Sunday Beach-Combing

Ours was quite a beach-combing courtship. At the beginning, we lived a county apart, I was working in West Cork at the time and he, well he, as you know, was on a busy dairy farm in North Kerry. The following was a typical Sunday before I knew life on the farm.

Sunday mornings were luxurious. Living in Clonakilty in West Cork for a spell, I had my first taste of the countryside and I liked it. Sundays meant a little lie in and on waking, I’d open the curtains onto the lovely Clonakilty bay. There was a cycle to the village for some pastries and the purchase of ingredients for making my new beau some dinner followed by a Sunday morning walk on the beach.

It was during those Sunday morning strolls on Inchedoney beach that the most utopian outcomes were dreamt up; a wedding, a house, children (a mix of us both) who would be perfectly groomed and very well behaved. There were to be weekends away in Dublin and Paris, yearly holidays abroad, a dream job, sweet smelling cows. In my Sunday reverie (or morning after stupor), my wellies were cosmetic, for show as it were, not a trace, of what’s that they call it, cow slurry?

As a keen cook, I would spend the late morning cooking up a feast trying to impress my beloved only to learn that when I was expecting him a mere five minute drive away from the dinner table, he was often just leaving Hearthill (a two and a half hour drive away). So by the time the overcooked dinner was consumed and hardly digested, my farmer was back on the road in time (or not) for evening milking. On his leaving, the reality of life on the farm gradually began to dawn on me and so I dreamt differently. I dreamt that no matter how hard, it would be great to be side by side, not just stealing Sunday afternoons between milking.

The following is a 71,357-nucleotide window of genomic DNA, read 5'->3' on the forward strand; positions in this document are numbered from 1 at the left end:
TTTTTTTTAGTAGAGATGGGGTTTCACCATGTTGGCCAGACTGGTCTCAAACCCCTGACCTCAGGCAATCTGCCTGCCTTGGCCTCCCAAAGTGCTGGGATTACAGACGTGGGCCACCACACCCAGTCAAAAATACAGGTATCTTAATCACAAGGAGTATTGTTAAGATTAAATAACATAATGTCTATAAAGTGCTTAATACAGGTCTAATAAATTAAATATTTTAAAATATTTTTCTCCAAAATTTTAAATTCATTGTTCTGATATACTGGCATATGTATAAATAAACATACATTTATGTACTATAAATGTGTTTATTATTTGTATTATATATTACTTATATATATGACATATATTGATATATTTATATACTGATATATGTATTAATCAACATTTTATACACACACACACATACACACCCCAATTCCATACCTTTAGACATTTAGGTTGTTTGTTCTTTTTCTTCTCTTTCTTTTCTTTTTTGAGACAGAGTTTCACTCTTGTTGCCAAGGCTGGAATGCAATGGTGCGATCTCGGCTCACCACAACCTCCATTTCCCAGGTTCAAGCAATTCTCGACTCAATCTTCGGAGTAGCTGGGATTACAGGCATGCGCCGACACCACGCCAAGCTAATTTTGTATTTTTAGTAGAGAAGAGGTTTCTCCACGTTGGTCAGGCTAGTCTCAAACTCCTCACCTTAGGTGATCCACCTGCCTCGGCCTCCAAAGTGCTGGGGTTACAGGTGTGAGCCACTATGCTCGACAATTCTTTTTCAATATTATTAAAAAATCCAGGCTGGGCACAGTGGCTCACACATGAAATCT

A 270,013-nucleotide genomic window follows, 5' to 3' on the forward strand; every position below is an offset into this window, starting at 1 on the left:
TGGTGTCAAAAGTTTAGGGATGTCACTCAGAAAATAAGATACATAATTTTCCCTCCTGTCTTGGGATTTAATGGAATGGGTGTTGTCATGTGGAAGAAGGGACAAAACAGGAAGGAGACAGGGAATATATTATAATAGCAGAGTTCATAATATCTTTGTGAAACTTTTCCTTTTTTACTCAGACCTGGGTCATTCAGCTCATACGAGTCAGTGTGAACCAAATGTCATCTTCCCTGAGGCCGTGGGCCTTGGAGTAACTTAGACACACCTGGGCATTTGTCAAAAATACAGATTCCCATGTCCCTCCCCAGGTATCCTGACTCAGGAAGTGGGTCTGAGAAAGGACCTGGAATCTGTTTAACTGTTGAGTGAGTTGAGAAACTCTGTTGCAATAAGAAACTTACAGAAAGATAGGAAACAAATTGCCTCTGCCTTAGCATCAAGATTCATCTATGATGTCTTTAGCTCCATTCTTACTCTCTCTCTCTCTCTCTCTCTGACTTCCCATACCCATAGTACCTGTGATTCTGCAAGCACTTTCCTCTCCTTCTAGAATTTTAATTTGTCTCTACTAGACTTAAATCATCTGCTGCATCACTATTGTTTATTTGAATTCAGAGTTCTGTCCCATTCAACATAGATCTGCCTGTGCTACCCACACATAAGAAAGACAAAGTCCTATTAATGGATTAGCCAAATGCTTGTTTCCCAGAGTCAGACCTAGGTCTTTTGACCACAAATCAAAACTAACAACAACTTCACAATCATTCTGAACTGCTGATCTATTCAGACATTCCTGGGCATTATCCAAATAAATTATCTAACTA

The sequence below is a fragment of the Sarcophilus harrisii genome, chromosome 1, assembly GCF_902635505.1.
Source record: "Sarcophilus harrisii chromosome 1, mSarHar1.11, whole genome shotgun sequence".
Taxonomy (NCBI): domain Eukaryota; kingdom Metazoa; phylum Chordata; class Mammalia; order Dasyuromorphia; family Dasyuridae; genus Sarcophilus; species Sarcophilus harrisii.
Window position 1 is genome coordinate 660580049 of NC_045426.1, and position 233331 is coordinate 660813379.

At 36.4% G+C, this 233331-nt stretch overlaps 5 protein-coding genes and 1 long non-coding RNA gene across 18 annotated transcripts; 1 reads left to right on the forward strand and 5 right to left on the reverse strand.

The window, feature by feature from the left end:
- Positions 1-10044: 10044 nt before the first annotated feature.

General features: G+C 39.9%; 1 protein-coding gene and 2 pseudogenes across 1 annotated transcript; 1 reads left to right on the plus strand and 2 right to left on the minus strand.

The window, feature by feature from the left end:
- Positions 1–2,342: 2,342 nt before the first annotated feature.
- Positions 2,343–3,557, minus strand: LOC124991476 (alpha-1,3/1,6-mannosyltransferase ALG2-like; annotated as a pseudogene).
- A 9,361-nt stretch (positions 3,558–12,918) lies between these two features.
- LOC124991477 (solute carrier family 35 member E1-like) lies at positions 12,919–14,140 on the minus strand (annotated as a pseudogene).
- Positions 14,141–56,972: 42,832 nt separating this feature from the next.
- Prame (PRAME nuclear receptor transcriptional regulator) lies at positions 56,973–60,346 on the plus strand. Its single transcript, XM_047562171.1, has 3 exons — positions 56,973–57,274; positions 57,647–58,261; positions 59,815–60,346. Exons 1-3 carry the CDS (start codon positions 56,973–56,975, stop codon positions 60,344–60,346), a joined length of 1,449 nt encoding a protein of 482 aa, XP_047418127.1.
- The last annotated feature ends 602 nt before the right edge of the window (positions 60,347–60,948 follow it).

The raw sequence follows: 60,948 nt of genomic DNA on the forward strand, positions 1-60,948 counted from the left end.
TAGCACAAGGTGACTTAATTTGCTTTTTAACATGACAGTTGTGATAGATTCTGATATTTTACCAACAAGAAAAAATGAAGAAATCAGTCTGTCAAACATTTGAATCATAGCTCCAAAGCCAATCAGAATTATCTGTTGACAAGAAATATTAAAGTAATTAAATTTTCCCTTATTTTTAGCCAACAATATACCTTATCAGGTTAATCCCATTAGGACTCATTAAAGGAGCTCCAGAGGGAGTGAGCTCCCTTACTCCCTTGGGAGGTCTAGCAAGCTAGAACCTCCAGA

Today, on this Sunday afternoon, while the Cork grandparents were doting on our very gorgeous baby, the farmer, myself and our two older boys ran wildly into the sea at our local beach, Kilmore Strand (a five minute drive from Hearthill). Along the water’s edge, we pulled our little boys along on our red boogie board, bought during the days when Dan was trying to persuade me that Kerry beaches trumped Cork ones and so I should move to be near him. Life is a bit rougher around the edges. Our boys are rowdier than I imagined but there was no way of imagining how beautiful they would be. No, the wellies are not clean, nor are the dishes. A holiday might be a few milk cheques away but my farmer is by my side and so are the boys who are just like him with a little bit of me.

 

Image: Kilmore Strand, Ballyduff, Co. Kerry.

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